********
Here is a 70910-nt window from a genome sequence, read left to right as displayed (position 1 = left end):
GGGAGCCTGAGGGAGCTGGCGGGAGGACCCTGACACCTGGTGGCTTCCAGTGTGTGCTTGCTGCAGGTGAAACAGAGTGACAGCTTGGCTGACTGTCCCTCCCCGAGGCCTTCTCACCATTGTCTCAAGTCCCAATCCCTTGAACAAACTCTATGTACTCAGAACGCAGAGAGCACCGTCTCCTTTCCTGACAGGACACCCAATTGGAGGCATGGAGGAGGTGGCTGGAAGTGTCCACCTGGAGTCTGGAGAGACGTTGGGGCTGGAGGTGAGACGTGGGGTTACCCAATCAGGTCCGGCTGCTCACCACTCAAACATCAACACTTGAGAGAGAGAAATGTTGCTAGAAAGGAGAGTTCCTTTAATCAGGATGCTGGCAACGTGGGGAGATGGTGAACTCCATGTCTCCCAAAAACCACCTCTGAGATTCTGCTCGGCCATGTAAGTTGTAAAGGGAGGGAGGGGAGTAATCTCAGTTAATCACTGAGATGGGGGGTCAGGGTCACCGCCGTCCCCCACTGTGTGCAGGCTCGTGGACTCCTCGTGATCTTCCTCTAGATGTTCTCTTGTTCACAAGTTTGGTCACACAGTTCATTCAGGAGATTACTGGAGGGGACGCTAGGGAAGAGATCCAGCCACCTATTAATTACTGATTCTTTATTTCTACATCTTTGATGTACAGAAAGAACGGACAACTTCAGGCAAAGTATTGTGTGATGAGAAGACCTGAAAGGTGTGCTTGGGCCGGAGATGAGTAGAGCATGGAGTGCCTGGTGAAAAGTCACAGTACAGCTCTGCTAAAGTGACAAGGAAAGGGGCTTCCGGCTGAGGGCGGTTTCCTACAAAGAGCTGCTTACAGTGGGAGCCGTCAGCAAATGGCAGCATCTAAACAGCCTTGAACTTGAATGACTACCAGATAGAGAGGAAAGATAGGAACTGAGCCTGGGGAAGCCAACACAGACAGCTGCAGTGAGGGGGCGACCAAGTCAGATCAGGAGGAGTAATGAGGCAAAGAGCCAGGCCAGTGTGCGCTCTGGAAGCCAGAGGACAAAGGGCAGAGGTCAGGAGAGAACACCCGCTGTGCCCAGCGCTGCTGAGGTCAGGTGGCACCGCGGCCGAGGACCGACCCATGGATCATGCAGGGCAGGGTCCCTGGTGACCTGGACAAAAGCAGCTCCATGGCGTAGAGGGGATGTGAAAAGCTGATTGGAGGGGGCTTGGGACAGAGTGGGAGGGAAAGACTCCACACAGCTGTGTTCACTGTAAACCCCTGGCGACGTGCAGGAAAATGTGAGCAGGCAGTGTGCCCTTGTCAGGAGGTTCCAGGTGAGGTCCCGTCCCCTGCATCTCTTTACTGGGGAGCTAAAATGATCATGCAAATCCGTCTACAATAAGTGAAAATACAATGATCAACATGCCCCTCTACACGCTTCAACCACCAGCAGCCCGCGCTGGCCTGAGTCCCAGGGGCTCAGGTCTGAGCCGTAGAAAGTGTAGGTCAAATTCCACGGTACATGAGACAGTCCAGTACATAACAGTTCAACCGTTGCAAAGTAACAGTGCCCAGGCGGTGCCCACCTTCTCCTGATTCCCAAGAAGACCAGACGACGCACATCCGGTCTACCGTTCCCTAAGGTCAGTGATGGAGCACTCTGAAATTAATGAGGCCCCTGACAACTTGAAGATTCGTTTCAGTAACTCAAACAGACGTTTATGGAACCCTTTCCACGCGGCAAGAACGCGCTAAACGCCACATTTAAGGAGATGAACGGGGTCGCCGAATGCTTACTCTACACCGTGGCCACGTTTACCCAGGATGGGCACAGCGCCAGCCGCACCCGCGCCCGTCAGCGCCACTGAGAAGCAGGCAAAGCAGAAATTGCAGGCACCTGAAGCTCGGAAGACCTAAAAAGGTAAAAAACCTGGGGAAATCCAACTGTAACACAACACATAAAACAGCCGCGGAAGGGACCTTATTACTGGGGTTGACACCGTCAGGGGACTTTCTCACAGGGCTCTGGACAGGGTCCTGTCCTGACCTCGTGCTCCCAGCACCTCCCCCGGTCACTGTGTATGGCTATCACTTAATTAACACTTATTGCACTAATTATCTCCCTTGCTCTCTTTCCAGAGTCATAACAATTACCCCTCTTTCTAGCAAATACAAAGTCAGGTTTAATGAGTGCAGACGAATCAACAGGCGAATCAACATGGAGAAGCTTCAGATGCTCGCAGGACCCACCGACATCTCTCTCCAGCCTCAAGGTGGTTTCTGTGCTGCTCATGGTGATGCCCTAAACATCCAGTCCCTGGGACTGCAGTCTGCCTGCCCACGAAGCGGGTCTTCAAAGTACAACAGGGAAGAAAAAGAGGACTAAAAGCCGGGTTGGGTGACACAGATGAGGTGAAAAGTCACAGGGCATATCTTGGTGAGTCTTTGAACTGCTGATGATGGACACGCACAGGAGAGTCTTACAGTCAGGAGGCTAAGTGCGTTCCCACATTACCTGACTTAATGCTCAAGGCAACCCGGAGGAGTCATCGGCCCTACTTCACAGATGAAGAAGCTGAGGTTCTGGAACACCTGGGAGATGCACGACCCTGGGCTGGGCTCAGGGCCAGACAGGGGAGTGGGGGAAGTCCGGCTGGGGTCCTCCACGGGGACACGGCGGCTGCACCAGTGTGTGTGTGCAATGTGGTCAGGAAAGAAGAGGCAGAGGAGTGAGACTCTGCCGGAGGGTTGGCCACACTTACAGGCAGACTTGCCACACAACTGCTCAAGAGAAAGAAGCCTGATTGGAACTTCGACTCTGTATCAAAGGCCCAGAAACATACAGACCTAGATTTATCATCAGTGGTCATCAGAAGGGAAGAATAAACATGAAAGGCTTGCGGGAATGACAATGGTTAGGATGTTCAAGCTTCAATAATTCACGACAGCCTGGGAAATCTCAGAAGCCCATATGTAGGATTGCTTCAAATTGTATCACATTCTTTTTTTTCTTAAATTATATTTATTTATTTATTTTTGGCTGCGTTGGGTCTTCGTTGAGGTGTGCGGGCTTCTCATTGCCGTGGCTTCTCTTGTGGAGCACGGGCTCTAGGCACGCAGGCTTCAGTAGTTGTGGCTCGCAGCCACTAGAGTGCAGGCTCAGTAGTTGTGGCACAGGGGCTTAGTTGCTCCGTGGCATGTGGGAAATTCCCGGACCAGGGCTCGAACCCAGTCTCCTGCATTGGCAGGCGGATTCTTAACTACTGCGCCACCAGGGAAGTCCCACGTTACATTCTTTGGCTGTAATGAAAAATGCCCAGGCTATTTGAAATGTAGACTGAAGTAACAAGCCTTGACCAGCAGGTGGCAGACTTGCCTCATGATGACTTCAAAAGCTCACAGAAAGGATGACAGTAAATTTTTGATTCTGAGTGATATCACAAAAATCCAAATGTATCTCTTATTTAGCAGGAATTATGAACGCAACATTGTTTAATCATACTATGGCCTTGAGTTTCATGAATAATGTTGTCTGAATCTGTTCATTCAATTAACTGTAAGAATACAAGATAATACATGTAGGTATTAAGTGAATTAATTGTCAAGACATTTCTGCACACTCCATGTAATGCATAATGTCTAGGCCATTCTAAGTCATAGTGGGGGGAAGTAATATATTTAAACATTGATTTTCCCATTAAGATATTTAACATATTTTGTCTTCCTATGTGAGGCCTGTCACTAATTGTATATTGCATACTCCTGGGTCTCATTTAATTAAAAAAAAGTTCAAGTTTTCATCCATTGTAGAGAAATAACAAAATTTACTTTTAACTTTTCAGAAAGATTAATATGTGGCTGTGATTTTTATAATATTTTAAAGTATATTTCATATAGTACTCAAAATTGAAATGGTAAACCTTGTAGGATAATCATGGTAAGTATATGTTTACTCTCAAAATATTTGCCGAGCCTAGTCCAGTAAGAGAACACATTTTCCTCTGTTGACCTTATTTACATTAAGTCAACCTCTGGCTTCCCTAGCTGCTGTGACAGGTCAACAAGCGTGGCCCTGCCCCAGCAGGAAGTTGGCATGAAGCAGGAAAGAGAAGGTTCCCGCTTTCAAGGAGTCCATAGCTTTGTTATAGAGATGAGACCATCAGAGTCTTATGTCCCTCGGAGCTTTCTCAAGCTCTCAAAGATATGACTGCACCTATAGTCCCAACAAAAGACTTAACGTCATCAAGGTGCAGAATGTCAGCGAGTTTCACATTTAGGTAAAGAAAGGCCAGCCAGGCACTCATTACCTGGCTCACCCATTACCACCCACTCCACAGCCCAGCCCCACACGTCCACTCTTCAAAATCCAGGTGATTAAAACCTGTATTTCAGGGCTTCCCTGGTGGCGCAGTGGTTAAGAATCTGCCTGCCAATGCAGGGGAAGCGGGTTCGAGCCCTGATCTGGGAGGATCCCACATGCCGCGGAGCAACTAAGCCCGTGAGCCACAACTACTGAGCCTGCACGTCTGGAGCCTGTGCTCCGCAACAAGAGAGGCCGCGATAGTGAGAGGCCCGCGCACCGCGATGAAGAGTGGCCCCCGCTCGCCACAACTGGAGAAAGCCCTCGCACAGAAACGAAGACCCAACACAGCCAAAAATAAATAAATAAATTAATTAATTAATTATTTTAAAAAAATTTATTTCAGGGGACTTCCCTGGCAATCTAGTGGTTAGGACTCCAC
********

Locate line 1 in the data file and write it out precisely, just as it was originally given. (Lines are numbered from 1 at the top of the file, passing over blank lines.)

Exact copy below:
Here is a 70910-nt window from a genome sequence, read left to right as displayed (position 1 = left end):